With that, I'm off to the Middle East.  Thanks and best wishes to all.

Martha Crenshaw: Bon voyage, Brian. We are getting security warnings here in Paris. Avoid places where tourists congregate, they say. In Paris! There are tourists everywhere.

Brian said years ago that terrorism was theater, and he is still right. The audience is the key to its effectiveness. I don't know that governments always keep that in mind. At least in the U.S. our counterterrorism “strategies” are usually framed at such a high level of generality that it is hard to integrate strategy and tactics. I don't think we've done a good job of linking the war on terrorism or AQ/ISIS to “countering violent extremism” (CVE), for example; it has not been possible to switch from war to CVE, but how do we combine them?

Why groups like AQ and others have proved so persistent and adaptable is a big question. Bruce points to their mastery of communications, linking them to their audiences in ways that weren't possible 15 years ago. If we stick to the theater metaphor, then we see that opportunities in failed and failing states, discredited authoritarianism, ethnic conflicts, and other local dysfunctions have provided a series of stages for their efforts. We, meaning the U.S. or the West, can't close off these opportunities, certainly not in the short run and probably not in the long run.  We are also forced into compromises of our values in order to maintain order and create some sort of bulwark of stability in the short term. It’s very frustrating.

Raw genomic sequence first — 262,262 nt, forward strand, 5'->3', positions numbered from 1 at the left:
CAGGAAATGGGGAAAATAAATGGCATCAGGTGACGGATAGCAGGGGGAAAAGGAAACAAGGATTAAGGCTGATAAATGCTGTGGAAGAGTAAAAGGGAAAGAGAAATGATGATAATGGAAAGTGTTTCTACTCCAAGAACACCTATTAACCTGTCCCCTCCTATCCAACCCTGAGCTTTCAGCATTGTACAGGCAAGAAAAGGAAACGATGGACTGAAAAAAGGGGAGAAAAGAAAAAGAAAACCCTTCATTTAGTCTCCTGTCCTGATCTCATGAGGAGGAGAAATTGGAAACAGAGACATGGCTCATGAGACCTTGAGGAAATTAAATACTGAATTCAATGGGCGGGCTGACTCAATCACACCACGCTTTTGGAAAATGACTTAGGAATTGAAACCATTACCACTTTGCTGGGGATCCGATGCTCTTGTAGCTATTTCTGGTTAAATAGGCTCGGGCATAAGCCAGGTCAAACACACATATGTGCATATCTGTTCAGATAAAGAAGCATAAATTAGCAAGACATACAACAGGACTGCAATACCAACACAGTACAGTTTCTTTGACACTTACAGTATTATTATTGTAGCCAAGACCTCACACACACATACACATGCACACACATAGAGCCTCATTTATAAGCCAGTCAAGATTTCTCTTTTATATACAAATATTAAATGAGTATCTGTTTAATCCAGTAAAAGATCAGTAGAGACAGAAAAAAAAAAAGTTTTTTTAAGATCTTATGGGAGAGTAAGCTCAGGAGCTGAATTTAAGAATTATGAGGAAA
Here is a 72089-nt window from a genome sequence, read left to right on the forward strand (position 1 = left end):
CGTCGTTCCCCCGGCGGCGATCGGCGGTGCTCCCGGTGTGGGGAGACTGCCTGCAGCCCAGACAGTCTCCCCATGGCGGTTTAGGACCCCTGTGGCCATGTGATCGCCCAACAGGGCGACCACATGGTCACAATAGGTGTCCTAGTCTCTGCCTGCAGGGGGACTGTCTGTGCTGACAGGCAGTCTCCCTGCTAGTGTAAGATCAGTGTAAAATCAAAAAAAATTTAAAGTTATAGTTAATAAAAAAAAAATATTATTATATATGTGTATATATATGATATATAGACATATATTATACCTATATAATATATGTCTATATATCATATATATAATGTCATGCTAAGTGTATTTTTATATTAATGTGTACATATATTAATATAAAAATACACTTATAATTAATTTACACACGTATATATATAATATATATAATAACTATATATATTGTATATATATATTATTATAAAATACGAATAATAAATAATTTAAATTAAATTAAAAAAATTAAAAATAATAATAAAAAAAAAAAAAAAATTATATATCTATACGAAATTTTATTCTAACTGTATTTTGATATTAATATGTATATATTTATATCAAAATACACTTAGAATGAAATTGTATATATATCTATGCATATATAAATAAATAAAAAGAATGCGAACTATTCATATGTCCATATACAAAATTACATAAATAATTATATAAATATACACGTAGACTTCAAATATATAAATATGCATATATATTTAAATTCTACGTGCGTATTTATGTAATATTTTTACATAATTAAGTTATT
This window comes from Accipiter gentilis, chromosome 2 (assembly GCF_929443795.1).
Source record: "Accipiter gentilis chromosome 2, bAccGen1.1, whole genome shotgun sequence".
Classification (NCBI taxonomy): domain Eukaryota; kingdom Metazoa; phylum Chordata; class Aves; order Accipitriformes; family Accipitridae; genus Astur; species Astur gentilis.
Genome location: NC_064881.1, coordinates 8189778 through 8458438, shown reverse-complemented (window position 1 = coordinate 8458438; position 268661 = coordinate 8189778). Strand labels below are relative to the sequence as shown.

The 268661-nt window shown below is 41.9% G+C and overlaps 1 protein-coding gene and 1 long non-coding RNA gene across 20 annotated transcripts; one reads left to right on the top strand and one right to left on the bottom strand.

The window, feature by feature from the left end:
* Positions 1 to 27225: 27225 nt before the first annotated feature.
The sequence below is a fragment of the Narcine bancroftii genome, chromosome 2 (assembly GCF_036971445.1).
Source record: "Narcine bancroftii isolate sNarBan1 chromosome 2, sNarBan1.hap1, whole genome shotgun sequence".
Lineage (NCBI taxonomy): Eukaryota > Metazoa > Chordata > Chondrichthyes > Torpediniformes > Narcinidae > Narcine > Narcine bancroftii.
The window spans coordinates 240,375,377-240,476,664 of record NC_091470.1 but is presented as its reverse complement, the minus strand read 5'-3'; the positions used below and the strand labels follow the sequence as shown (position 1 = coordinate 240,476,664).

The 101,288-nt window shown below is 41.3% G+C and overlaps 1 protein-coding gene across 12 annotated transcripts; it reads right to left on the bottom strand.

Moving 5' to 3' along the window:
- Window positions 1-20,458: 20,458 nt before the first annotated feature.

I agree that terrorists’ conception of "success" or "victory" is different from ours (not that we have a clear conception on our end). ISIS ideologues are preparing their audiences for the long haul. Losing the caliphate? Only a temporary setback, predicted by history.

Threat exaggeration has been encouraged by the politicization of the issue. It has become difficult for anyone to say that the threat is manageable, even though governments try to encourage “resilience.” The current presidential campaign is a good example.

Bruce Hoffman: Martha nails it when she writes that our enemies' conception of success and victory are vastly different than our own, and that losing the caliphate is, in their eyes, a mere tactical reversal. When a struggle is divinely ordained—as both al-Qaeda and ISIS claim theirs to be—all temporal setbacks or defeats are inconsequential and mere speed bumps on the highway to triumph: challenges deliberately put in the terrorists’ path to test their fealty and ultimate commitment to the cause and the group that they serve.

In that respect, I wonder if bin Laden were alive today, how he would see things on this 15th anniversary of the September 11th attacks? Unfortunately, I think he would be rather pleased for several reasons.

First, bin Laden once remarked in a 1998 interview that he was not afraid of death and welcomed martyrdom. This was because he was confident that his death would "produce thousands of Osamas." Indeed, with the proliferation of tens of thousands of foreign fighters now engaged in combat in Afghanistan, Iraq, Syria, Libya, Yemen, and Mali, his prediction has arguably (and tragically) come true.